Eliminate permitting surprises with communication, legwork

Hotel owners looking to make physical changes to their property should talk with their municipalities and building departments first to make sure they are in line with the local regulations. Photo credit: urfinguss/iStock/Getty Images Plus/Getty Images

The last thing an owner wants when embarking on an expensive renovation is an obstacle. That’s why it’s critical to confirm if a permit is required and what the inspection process in the jurisdiction where the construction is occurring entails.

Municipalities want to know when physical changes are occurring because they have an obligation to protect the community if they feel the changes are not code compliant. The municipalities perform this through the permitting and inspection process. Changes such as Americans with Disabilities Act upgrades; the redefining of spaces; and upgrades to electrical, plumbing, heating, ventilation, air conditioning, fire life-safety systems and roofing are required to meet current codes and are typical scopes a municipality may want the right to review.

The permitting process can be lengthy depending on the scope and jurisdiction. Some cities review aspects of buildings that may not be part of the scope, resulting in seemingly simple modifications becoming more involved. Others will focus on just the work to be performed.


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If you choose not to notify the jurisdiction of the proposed upgrades, there is a very real risk the local building department may shut your project down until all local regulations are followed. Building inspectors are known to drive around their communities looking for construction occurring. You may accidently pique their interest with the visibility of dumpsters and storage containers.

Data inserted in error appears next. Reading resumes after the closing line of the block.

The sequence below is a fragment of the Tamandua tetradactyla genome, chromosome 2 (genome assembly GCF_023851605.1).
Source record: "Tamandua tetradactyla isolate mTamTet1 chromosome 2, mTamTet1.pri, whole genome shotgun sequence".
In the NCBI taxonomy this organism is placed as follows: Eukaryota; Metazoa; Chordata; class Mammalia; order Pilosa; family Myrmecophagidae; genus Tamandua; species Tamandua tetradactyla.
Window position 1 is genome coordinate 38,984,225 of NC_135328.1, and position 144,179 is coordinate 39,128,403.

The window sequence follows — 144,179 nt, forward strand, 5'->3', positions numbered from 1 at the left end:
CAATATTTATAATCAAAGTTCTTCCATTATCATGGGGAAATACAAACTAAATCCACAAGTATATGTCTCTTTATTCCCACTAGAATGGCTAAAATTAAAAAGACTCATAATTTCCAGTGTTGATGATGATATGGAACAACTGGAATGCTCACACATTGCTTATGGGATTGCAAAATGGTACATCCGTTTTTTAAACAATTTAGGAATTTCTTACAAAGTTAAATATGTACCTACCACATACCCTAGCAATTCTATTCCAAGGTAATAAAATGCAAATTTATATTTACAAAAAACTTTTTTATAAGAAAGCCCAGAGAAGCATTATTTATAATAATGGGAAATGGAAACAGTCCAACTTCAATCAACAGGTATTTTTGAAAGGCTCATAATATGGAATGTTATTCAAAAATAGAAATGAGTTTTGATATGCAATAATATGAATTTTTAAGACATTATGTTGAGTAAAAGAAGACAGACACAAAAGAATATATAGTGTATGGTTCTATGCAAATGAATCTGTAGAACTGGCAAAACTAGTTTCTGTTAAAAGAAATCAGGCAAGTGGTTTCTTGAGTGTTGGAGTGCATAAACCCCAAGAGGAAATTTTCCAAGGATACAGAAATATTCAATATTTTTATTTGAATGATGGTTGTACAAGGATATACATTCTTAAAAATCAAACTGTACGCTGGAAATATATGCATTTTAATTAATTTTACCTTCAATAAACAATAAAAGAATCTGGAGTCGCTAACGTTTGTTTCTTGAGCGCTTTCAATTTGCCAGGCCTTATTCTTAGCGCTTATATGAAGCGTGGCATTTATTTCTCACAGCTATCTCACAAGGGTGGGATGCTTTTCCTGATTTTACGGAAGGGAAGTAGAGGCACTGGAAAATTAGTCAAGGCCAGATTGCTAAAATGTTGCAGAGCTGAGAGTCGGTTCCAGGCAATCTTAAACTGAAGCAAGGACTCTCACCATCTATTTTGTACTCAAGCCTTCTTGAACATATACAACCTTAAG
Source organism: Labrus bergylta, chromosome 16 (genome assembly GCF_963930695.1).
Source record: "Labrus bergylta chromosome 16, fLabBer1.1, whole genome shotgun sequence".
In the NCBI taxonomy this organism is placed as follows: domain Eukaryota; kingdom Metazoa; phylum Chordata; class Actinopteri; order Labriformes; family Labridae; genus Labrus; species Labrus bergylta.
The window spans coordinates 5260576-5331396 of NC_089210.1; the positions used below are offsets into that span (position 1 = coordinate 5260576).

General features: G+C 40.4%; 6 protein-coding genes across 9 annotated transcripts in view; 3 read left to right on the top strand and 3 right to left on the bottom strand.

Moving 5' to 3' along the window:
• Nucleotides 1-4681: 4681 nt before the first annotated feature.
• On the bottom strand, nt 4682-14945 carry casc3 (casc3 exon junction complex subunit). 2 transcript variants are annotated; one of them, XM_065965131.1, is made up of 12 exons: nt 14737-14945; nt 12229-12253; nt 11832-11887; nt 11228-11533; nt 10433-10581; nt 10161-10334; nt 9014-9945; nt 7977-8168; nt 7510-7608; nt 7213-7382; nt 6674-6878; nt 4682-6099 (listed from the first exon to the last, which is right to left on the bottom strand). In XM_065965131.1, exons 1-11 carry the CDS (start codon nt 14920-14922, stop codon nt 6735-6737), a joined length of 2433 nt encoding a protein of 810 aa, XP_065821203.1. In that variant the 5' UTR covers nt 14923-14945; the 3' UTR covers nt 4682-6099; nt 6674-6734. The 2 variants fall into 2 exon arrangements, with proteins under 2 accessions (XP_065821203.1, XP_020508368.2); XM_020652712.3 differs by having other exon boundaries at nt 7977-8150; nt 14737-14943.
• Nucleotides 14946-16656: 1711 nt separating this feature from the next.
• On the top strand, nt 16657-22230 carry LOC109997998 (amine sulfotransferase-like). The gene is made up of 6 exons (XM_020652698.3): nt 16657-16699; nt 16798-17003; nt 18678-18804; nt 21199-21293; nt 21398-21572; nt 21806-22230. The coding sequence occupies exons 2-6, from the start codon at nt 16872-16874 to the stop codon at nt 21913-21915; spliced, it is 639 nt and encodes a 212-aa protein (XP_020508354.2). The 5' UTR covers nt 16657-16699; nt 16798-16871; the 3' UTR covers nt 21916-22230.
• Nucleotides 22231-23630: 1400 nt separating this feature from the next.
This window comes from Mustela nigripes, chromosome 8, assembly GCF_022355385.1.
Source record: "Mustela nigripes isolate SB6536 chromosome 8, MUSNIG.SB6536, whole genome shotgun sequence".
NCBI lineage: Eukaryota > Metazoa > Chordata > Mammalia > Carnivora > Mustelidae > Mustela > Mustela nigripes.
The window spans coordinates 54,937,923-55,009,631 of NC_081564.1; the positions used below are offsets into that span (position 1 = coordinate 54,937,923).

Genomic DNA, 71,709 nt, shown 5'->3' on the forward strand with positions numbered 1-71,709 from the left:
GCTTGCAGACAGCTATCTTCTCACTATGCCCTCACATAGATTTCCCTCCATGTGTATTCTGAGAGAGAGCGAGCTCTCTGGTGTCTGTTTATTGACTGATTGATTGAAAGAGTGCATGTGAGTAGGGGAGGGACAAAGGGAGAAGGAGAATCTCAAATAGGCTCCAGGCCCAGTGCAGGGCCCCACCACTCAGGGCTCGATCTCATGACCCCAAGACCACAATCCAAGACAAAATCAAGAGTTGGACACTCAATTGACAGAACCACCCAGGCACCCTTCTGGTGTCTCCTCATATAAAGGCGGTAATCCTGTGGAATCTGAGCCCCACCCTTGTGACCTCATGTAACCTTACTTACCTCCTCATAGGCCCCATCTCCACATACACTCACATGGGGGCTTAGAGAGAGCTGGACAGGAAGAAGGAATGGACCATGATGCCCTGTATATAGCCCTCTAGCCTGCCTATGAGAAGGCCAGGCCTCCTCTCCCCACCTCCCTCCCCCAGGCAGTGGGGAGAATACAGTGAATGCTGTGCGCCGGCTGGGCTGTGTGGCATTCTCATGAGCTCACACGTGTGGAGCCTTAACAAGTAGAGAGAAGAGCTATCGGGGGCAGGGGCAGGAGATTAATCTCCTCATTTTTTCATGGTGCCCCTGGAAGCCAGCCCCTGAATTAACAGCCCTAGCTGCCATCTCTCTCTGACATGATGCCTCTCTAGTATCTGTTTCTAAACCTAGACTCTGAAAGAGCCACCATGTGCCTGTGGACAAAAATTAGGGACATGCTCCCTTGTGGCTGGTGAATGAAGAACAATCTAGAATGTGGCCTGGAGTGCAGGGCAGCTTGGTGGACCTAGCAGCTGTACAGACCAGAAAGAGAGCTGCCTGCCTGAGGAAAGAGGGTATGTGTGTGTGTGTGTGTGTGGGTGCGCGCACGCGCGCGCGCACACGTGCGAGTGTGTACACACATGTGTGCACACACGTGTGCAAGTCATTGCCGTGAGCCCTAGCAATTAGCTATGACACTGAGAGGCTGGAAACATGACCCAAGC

We recommend eliminating costly surprises by speaking directly with the building department and/or the municipality to better understand their needs and how long a permit may take to process. Your timeline and the municipality’s timeline do not always align and in some cases for some permits, months may pass before one is issued.

Also, certain subcontractors may be able to directly process just the necessary trade permit needed. Ask the municipality the policy on this.

Lastly, confirm the building department’s inspection schedule. In smaller towns they may outsource the inspections or may only inspect certain days of the week. Also find out the department’s capacity and the number of inspections that can be accomplished in a single day. A low number could result in the inspector not being able to fulfill your needs on a given day. This would prohibit the contractor from moving forward on some aspects of the construction if some areas have not yet been inspected.

Following this plan will allow you to anticipate municipal challenges that may occur when starting a renovation and provide foresight on any possible revenue impact.

Stephen Siegel is principal with H-CPM, a construction project management and owner representation company.